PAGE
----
Prerequisite: Social, Behavioural and Cultural Factors in Public Health

Policy agenda setting, implementation and evaluation are crucial to the improvement of the health of populations. Policy making is not a straightforward process. Political ideologies and values, as well as power, coalition building, and the media play key roles in what becomes public policy. In this subject, students will learn about policy agenda setting, development, implementation and evaluation, as well as critical perspectives of policy making. They will be introduced to theories of policy making and apply knowledge of the policy process to a public health problem. Students will analyse and critique issues in contemporary Australian health policy and the various stakeholders and partnerships formed in the policy process. They will examine the role of evidence and advocacy in policy agenda setting. Students will also learn about a range of advocacy strategies including media advocacy and community empowerment strategies for the development and implementation of policy.

Prerequisite: Social, Behavioural and Cultural Factors in Public Health

This subject provides an overview of global health issues and of environmental factors that affect the health and safety of communities. It considers the ways in which globalisation has affected the social, economic and political determinants of health, including trends in communicable and non-communicable diseases at a global level, and the importance of risk communication for disease prevention and outbreak. The relationships between issues such as global health and foreign policy, trade, security and development are explored, along with global health governance and financing mechanisms. Students also examine causal links between chemical, physical, and biological hazards in the environment and their impact on health. They also explore the genetic, physiologic, and psychosocial factors that influence environmentally compromised health outcomes. This is applied to current solutions and considers new ways to address environmental threats, such as waste, water, air, vectors and global warming, as well as issues related to dealing with mass and social media during a public health crisis.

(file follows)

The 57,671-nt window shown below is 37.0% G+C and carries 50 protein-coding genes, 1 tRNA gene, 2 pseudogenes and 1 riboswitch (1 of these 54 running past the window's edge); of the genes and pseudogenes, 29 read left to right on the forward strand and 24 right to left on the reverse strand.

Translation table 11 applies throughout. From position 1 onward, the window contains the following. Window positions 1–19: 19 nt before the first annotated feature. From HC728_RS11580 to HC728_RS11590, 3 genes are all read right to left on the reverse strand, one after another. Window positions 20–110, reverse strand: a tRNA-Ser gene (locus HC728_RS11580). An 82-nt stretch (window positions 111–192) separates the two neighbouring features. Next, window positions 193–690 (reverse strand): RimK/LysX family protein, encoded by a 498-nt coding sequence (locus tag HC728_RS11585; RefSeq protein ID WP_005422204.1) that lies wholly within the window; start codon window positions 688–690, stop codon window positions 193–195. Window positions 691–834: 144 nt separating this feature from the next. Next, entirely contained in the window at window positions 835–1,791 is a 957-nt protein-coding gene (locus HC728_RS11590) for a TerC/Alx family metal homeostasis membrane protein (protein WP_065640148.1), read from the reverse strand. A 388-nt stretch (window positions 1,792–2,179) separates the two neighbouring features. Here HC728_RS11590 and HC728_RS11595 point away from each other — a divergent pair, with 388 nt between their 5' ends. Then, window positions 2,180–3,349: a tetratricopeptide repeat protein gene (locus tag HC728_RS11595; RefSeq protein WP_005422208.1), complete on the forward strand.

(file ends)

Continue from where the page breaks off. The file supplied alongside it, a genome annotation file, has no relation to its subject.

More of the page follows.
Prerequisite: Social, Behavioural and Cultural Factors in Public Health

Epidemiology is the study of patterns of health, ill-health, and factors that affect health in populations. It focuses on the incidence, prevalence, distribution, impact, and determinants of disease, injury, and disability. Traditionally, epidemiology focused largely on infectious diseases, often using epidemiological methods to determine the causes and sources of outbreaks of diseases. However, it has increasingly broadened to include all health and disease states and both risk factors and protective factors. Epidemiological methods are also used to assess the health status and trends of populations, to determine priorities, and to implement and evaluate programs designed to improve health. Students in this subject examine concepts including incidence, prevalence, and causation. They also learn about the role of epidemiology in prevention and screening, as well as its role in disease surveillance and response. Students identify key sources of data and learn how to use basic epidemiological measures and draw appropriate inferences. Through this subject, students gain a deeper understanding of the strengths, limitations and appropriate uses of various research designs and methodologies in health research. They will learn to assess levels of evidence to make recommendations for evidence based policy. Students will develop an appreciation of the role and potential of epidemiology in public health research, policy and advocacy.
Prerequisite: Social, Behavioural and Cultural Factors in Public Health